Giant order

In classical architecture, a giant order, also known as colossal order, is an order whose columns or pilasters span two (or more) storeys. At the same time, smaller orders may feature in arcades or window and door framings within the storeys that are embraced by the giant order.[1]

The giant order as such was unknown to antiquity, although most ancient buildings using formal orders lacked upper storeys. To an extent buildings with giant orders resemble a Roman temple adapted for post-classical use,[2] as many were (the survivors have now usually been stripped of later filling-in).

In Renaissance and Beaux-Arts architecture

Facade of Sant'Andrea, Mantua

One of the earliest uses of this feature in the Renaissance was at the Basilica of Sant'Andrea, Mantua, designed by Leon Battista Alberti and begun in 1472; this adapted the Roman triumphal arch to a church facade. From designs by Raphael for his own palazzo in Rome on an island block it seems that all facades were to have a giant order of pilasters rising at least two stories to the full height of the piano nobile, "a grandiloquent feature unprecedented in private palace design". He appears to have made these in the two years before his death in 1520, which left the building unstarted.[3] It was further developed by Michelangelo at the Palaces on the Capitoline Hill in Rome (1564-68), where he combined giant pilasters of Corinthian order with small Ionic columns that framed the windows of the upper story and flanked the loggia openings below.[2]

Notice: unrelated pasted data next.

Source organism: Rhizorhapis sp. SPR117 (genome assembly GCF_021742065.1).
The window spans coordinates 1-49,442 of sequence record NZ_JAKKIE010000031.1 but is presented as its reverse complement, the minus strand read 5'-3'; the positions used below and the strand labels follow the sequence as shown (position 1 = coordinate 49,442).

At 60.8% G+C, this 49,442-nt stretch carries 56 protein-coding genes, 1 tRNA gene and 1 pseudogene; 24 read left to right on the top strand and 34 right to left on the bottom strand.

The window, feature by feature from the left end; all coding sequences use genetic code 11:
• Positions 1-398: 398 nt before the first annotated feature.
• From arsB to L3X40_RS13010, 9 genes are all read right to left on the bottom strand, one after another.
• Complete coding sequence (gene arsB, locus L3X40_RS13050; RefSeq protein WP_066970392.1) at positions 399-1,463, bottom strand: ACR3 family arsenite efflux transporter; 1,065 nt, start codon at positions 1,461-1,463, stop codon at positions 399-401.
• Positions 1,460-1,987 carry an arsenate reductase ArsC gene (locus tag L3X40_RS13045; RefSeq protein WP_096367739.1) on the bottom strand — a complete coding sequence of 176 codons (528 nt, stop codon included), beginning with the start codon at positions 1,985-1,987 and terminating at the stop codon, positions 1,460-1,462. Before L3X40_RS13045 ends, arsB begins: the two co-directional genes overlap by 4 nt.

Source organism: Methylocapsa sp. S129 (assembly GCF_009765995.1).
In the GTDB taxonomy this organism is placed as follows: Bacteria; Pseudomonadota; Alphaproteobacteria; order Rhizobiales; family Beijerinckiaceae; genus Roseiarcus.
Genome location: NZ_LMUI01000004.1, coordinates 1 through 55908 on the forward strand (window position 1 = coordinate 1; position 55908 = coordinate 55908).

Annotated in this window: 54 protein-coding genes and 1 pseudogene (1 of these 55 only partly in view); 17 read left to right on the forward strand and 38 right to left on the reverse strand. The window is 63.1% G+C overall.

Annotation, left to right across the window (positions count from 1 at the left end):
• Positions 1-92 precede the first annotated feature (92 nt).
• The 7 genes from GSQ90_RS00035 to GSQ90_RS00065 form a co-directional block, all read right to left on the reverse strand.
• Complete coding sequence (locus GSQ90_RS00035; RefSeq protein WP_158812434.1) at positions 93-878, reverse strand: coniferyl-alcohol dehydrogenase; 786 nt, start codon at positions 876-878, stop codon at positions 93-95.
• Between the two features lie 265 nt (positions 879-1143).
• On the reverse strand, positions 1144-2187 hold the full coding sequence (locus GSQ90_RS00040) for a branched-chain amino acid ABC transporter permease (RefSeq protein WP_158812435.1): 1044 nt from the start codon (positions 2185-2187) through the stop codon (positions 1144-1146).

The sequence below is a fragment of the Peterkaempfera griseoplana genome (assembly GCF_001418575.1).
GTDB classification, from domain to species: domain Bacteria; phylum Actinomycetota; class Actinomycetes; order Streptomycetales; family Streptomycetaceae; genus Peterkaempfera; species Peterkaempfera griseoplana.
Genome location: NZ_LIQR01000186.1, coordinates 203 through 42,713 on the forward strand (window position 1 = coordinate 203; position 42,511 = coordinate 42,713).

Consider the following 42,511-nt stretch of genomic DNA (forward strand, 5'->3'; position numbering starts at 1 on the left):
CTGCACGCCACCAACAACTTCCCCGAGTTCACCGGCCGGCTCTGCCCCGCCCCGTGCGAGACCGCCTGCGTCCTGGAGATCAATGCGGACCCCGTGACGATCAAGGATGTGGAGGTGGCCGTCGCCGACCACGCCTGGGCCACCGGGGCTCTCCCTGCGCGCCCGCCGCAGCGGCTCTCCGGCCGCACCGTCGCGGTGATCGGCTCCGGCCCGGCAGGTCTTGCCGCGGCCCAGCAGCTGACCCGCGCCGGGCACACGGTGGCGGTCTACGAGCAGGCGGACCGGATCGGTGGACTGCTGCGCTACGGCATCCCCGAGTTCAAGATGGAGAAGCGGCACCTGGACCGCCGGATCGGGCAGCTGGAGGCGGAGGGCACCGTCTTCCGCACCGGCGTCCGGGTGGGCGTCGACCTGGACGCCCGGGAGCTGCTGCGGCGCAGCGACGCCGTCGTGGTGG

The giant order became a major feature of later 16th century Mannerist architecture, and Baroque architecture.[2] Its use by Andrea Palladio justified its use in the seventeenth century in the movement known as neo-Palladian architecture.

It continued to be used in Beaux-Arts architecture of 1880–1920 as, for example, in New York City's James A. Farley Building, which claims the largest giant order Corinthian colonnade in the world.[4]



  1. ^ Summerson 1980, pp. 63, 72.
  2. ^ a b c Summerson 1980, p. 63.
  3. ^ Jones & Penny 1983, pp. 224–226.
  4. ^ "James A. Farley Post Office | The Official Guide to New York City". Retrieved 2020-05-12.


External links

  • Michelangelo's innovative giant order at the Campidoglio.
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